“Does anyone here breathe air?” asked Jason Dominguez, Santa Barbara city councilmember, over a loudspeaker at a rally this afternoon at UCSB against “Dirty Oil.”
The rally was to “show our elected officials that we are behind them in a transition to 100 percent renewable energy,” said rally organizer Alena Simon of Food & Water Watch, wearing a shirt that read “What the Frack.”
Dirty Oil is a term used to represent unclean fossil fuel drilling techniques such as steam injection, steam flood, and offshore fracking, according to Simon.
She said oil companies Aera Energy, ERG (Energy Reserves Group), and Petrorock Energy are proposing to build more than 750 new oil wells in the county onshore. Environmentalists, elected officials, and students voiced opposition to this today on the lawn near Storke Tower.
Katie Davis, president of Sierra Club Los Padres, said education is a big part of the fight against fossil-fuel energy sources. What may seem like a slow-moving problem is “happening in a geologic flash,” she said. “The climate is changing faster than species can adapt.”
“Natural disasters are no longer entirely natural,” she said.
Wendy Motta of Congressmember Salud Carbajal’s office affirmed human interference in climate change. She spoke about Carbajal’s California Clean Coast Act, which would permanently ban future drilling off the California coast.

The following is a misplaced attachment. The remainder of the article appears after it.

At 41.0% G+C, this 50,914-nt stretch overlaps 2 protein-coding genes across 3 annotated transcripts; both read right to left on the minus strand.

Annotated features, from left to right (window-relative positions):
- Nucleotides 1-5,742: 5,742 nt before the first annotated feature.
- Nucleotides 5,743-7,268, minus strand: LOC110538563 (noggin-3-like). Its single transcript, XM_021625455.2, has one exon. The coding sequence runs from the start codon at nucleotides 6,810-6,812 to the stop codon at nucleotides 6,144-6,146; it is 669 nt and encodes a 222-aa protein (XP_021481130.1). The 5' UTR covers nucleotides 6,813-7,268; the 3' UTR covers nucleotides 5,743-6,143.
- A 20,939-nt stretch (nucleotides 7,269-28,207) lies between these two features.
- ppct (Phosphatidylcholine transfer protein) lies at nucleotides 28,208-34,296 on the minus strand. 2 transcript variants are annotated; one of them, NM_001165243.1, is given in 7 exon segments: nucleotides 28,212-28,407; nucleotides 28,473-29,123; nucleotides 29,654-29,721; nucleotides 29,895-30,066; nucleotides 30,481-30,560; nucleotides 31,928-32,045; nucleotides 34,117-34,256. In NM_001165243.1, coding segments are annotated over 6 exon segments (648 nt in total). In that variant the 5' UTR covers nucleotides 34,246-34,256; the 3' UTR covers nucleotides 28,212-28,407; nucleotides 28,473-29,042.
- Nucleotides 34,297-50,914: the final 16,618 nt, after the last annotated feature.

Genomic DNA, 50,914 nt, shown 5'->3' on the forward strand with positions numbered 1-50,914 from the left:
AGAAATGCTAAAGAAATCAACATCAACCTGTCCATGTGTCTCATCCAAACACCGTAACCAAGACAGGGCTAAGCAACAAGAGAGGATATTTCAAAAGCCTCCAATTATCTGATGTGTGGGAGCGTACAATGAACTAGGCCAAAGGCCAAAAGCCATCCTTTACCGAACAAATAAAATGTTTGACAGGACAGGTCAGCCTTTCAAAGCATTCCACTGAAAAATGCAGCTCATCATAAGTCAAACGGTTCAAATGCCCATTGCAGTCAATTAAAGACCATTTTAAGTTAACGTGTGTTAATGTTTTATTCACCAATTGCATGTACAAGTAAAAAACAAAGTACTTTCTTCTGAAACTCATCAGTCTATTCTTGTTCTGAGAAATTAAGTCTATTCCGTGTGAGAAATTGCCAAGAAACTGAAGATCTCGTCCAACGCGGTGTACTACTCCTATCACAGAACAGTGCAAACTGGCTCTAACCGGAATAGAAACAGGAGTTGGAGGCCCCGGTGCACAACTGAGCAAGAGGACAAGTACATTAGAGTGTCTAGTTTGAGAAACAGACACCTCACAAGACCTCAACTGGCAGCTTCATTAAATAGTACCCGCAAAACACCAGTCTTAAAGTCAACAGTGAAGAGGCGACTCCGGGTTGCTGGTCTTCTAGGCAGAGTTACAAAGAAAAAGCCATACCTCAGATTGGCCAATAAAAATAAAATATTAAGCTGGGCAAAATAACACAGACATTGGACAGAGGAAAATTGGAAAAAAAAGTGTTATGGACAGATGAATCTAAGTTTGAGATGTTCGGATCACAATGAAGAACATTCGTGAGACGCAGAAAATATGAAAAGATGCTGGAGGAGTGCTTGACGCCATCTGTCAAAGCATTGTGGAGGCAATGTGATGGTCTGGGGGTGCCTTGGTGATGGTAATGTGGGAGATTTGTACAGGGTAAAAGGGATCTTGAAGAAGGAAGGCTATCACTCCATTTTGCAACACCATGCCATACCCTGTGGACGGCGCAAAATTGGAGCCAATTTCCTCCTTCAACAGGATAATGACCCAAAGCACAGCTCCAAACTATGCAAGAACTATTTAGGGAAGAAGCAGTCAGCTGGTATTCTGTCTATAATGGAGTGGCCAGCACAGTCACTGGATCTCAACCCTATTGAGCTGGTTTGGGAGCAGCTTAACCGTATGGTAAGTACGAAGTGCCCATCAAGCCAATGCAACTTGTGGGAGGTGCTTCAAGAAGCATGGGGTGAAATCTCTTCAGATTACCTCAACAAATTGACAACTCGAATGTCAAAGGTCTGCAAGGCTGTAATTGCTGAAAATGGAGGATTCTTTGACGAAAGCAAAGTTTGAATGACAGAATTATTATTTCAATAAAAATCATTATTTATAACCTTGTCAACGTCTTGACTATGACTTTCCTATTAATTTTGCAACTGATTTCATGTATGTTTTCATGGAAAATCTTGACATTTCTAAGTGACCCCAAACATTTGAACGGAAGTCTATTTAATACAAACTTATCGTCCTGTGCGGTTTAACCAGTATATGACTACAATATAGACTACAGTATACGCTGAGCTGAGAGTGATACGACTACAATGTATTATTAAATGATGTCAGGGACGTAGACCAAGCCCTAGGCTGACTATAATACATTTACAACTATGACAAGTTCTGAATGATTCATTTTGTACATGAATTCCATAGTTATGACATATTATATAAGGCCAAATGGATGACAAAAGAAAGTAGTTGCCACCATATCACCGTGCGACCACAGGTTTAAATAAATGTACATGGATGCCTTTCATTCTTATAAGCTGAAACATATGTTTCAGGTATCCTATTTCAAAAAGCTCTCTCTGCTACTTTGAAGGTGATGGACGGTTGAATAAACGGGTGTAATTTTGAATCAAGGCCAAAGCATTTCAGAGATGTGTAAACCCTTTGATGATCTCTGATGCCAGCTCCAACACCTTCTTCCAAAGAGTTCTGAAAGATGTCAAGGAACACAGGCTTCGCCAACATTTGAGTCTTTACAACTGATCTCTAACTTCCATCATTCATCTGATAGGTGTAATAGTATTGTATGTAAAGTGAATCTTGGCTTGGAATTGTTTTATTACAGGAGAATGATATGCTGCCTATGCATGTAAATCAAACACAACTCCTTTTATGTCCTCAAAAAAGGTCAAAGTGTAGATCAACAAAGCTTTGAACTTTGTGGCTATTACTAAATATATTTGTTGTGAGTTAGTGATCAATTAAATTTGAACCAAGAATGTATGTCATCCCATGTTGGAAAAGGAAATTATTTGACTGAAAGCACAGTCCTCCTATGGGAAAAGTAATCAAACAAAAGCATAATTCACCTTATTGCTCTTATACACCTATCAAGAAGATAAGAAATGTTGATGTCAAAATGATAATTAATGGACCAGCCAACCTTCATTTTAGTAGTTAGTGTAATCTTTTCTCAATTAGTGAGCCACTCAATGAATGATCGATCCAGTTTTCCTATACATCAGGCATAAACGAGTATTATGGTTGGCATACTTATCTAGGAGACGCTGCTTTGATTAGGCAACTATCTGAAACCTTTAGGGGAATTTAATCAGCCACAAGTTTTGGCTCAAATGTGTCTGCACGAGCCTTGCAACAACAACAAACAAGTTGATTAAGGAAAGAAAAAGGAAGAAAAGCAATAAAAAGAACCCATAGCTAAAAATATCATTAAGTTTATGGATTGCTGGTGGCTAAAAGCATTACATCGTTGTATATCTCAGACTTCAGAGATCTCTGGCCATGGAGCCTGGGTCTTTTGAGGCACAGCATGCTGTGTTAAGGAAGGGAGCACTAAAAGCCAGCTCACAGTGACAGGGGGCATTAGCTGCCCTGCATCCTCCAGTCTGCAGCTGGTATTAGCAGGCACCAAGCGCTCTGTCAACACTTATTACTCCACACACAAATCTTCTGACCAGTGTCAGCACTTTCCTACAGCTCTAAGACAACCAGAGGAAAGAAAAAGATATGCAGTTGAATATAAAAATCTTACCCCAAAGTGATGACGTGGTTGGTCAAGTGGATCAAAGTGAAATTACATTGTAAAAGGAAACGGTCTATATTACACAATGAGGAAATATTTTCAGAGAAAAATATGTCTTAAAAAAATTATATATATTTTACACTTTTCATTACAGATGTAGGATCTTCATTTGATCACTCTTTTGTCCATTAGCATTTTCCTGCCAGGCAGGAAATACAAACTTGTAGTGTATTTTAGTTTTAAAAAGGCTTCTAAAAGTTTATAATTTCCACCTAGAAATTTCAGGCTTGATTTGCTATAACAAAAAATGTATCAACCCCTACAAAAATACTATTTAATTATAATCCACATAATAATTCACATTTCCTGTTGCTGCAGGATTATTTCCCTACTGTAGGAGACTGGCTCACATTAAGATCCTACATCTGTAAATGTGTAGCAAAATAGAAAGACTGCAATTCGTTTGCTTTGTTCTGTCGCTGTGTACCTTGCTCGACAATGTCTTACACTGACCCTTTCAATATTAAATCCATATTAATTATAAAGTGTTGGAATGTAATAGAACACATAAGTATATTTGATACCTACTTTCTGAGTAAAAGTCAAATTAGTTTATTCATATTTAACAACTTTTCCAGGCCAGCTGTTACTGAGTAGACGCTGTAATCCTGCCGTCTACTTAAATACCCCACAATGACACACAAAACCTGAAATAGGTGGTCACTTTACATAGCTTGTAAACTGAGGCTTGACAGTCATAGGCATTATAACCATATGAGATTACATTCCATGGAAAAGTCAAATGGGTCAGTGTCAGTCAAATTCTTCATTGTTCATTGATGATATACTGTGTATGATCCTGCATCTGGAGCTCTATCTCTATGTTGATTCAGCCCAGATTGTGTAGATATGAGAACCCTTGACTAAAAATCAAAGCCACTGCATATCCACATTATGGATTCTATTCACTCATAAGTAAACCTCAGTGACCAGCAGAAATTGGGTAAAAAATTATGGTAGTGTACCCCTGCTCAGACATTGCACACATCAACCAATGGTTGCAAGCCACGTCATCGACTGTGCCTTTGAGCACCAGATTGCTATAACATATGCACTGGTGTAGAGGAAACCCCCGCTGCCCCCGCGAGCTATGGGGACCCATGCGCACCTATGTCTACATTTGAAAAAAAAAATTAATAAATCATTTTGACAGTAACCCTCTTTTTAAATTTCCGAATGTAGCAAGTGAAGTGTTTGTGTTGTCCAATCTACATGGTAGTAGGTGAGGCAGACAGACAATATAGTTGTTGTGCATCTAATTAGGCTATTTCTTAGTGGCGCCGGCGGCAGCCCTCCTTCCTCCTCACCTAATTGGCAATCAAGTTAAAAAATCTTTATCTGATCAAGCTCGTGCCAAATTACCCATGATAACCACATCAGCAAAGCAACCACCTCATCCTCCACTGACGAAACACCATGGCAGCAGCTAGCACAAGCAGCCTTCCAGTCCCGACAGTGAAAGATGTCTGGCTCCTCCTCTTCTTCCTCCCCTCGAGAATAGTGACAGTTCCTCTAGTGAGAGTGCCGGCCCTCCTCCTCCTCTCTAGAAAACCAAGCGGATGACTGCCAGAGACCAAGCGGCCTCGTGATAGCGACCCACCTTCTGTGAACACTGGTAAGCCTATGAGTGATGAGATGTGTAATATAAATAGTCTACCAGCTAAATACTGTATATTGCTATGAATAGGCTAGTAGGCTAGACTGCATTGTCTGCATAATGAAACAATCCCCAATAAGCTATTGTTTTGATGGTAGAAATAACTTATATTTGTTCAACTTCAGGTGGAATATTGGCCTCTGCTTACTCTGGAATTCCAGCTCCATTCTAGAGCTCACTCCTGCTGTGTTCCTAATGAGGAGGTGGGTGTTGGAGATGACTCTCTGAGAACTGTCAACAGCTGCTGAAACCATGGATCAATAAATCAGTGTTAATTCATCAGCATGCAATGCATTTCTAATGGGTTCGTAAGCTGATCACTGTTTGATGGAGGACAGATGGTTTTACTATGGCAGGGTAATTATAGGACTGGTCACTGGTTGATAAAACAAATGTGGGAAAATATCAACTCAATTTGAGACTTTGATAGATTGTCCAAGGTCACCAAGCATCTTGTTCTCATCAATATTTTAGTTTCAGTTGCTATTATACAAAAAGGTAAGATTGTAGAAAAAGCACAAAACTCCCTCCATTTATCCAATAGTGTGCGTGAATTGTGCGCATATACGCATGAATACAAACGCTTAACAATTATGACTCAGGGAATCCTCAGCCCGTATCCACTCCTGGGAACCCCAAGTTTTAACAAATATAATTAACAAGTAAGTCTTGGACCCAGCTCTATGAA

Dominguez suggested ramping up standards of energy sources in homes and buildings to reduce our carbon footprint.
Cameron Gray, transportation and climate specialist of the Community Environmental Council, also endorsed transitioning to solar energy. He celebrated that the county has installed one billion watts of solar energy, which is enough to power 300,000 homes.
Gray also applauded the “amazing leadership at the state level” that works to eliminate the use of fossil-fuel oil extraction. He cited Senate Bill 584, which if passed, would move up the target date for 50% of all retail electricity generated from renewable energy resources from 2030, to 2025, with 100% by 2045. Gray also cited Ready for 100, which challenges a hundred cities across the country to switch to 100 percent renewable energy.
Risks of local contamination as well as global climate change can be expected if the proposal to build 750 wells gets passed, said Emily Williams, a UCSB grad student focusing on environmental justice. She compared these risks to a drunk college student who takes three more shots of tequila before leaving a party. “You can’t guarantee that something bad will happen to the person, but the risk is significant, and I wouldn’t take my chances,” she said.
The rally was organized by Food & Water Watch, CALPIRG, Fossil Free UCSB, Climate Justice Hub, Santa Barbara Student Activist Network, and the Environmental Affairs Board.